“This wretchd prison was (not inaptly) named “Sheriffs Harbour” - This winter now set in with a severity not on record and while I am now writing you the ther (thermometer) stands 42° below the freezing point”

Letter to Francis Beaufort, Hydrographer of the Navy from John Ross

By January1832 the crew was reduced in number and capacity - James Marslin died in January 1830 (consumption) and two others fell victim to frostbite (rendering one lame) and blindness. Captain Ross himself had broken both legs in a fall in 1830.

The entire voyage was never intended to exceed two years at worst. As Ross and his crew entered third year in the arctic, abandonment of the Victory at Victory Harbour (in May 1832) was inevitable. The overland journey to Fury Beach was a series of portages in the most extreme and difficult terrain. It took 32 days and nights travelling the 300 miles - they arrived at Fury Beach with one days provisions left.

“My plan was to carry 2 of our boats 40 miles in advance and there make a depot of provisions, that is all we could spare which at ½ allowance would keep us alive until September.

We slept or rather took rest when fatigued by digging a trench in the snow, which being covered with canvas on 2 oars laid across and then snow, we crept in a the lee-end & by keeping close together prevented being frozen to death.”

letter to Francis Beaufort, Hydrographer of the Navy from John Ross

At Fury Beach they were saved by the stores of the Fury (wrecked in Parry’s earlier expedition) Inspite of their best efforts to proceed further north and cross Prince Regent Inlet, they were doomed to endure another arctic winter.

From their makeshift home (of wood, canvas and snow) at Fury Beach which Ross called ‘Somerset House’ he wrote in January 1833:

“you will excuse the bad writing for my fingers are very cold and the ink has frozen several times - where I shall conclude this sheet God only knows”

letter to Francis Beaufort, Hydrographer of the Navy from John Ross

In August 1833 Ross and his remaining crew of 19, were finally able to penetrate Lancaster Sound and end their ordeal. By happy coincidence the passing whaler Isabella which came to their rescue was the very ship that Captain Ross had commanded to the arctic in 1818.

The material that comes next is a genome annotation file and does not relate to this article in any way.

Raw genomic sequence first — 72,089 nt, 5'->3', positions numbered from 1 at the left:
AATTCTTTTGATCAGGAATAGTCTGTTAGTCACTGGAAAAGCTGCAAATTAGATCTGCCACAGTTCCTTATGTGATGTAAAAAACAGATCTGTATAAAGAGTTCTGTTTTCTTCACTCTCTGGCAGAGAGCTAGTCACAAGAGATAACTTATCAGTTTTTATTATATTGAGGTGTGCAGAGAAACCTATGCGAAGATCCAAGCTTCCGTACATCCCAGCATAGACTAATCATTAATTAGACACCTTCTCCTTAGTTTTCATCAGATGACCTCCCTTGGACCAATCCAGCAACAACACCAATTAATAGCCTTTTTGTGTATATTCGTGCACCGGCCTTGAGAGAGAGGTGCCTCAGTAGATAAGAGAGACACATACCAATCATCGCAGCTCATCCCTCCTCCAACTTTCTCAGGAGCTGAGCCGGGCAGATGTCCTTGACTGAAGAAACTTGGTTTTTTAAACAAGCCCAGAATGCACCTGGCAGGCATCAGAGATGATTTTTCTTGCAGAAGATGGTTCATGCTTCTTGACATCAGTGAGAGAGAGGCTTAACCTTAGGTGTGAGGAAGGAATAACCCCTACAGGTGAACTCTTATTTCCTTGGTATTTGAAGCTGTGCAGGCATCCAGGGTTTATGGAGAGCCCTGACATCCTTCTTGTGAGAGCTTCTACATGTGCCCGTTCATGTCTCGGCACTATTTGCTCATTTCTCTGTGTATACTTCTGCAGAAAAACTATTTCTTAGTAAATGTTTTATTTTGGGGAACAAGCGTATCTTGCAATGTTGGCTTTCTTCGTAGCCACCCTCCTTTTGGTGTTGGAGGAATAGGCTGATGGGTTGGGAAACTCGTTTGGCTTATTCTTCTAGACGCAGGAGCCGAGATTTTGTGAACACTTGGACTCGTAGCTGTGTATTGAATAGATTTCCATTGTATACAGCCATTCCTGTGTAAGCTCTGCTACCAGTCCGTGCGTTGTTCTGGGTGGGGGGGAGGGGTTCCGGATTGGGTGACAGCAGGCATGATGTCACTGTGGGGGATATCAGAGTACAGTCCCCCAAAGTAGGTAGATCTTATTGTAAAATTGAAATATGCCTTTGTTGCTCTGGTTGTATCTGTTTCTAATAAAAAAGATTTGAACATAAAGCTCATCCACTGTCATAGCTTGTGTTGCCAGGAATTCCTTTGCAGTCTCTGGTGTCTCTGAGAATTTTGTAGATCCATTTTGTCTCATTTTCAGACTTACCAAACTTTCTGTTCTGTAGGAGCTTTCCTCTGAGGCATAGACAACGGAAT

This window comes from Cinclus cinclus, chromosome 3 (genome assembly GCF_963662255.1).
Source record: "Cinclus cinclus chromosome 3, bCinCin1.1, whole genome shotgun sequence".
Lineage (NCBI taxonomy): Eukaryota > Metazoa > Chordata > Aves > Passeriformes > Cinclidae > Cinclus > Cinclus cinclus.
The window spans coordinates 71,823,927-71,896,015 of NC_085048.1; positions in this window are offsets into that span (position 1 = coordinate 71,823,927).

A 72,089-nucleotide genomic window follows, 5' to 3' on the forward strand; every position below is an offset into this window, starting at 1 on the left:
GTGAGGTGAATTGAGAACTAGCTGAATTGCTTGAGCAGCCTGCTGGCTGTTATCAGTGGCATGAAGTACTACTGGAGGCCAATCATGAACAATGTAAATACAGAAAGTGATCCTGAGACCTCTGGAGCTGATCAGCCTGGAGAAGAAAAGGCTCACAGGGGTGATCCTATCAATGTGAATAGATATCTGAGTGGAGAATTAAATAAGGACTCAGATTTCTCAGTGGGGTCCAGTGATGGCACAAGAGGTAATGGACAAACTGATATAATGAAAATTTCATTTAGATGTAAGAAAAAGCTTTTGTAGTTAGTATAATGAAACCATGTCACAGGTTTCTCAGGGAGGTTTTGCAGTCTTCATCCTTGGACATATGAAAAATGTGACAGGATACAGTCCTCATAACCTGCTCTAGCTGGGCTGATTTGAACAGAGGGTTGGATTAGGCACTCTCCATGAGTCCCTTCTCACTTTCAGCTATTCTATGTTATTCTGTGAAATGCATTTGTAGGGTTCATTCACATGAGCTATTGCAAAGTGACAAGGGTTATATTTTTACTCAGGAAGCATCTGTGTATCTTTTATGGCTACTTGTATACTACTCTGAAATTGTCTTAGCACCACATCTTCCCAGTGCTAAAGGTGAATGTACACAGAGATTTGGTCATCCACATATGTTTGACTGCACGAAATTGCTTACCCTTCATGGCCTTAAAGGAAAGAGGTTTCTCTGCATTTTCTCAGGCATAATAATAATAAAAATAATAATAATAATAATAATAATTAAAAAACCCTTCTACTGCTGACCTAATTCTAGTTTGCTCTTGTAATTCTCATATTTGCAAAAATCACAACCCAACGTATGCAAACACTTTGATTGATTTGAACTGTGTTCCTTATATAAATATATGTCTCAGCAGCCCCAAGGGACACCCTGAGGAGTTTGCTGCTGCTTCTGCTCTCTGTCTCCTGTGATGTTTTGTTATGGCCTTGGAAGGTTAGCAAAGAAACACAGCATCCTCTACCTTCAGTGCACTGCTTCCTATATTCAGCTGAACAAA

The Rosses returned to a country stunned by the news of their survival. As no word of the expedition had been heard, it was widely believed in 1832 that they must have perished. Such was the feeling of pessimism that relief expeditions failed to find sponsorship. When finally the explorer George Back set out in, February 1833, his mission was overtaken by events.


Ross and his men were absent from home for far longer than any previous arctic expedition and indeed for far longer than nearly all subsequent ones. They lost only one man as a direct result of their hardships and the arctic conditions.

In their encounter with the native population of Netsilik Inuit, Ross and his crew greatly advanced the knowledge of traditional customs and the importance of the Inuit diet and hunting methods in their unique adaptation to their environment.

In 1831 James Clark Ross discovered the North Magnetic Pole. They charted some 150 miles of coast line and explored 500 miles of previously unvisited lands.

“For instead of water, they found land and that there is no north west passage south of 70° north; the eastern sea being divided from the western by an isthmus of only five leagues in breadth; which, with the true discovery of the position of the magnetic pole will hand down the name of Captain Ross to ages yet unborn, as one of the ablest navigators that ever lived.”

1835 pamphlet

The route of Arctic Quest 1832

From Taloyoak settlement to abandoned Catholic Mission at Thom Bay

The Team left Taloyoak settlement as planned on the 1st August 2004, with a view to retracing the steps of the Victorian Explorer Sir John Ross RN. The team also hoped to find evidence of the abandoned ship the ‘Victory’.

The route from Taloyoak settlement to, Krusenstern Lake was to be taken by quad bike. From then on in, using inflatable boats & carrying all equipment between the lakes and rivers.

They crossed Krusenstern Lake too reach Krusenstern Falls then descended into Thom Bay to make camp at the abandoned Catholic Mission on the shores of Thom Bay.

The Team then visited the three harbours in which the Victory was ice bound. Cape North Hendon, Sheriffs Harbour and Felix Harbour. They found many artefacts relating to the ship, including evidence of the crew’s presence hundred of years past.

The team then retraced their own footsteps back to Thom Bay mission, up through Krusenstern Falls returning to Krusenstern Lake via Middle Lake eventually reaching the settlement of Taloyaok some six weeks later.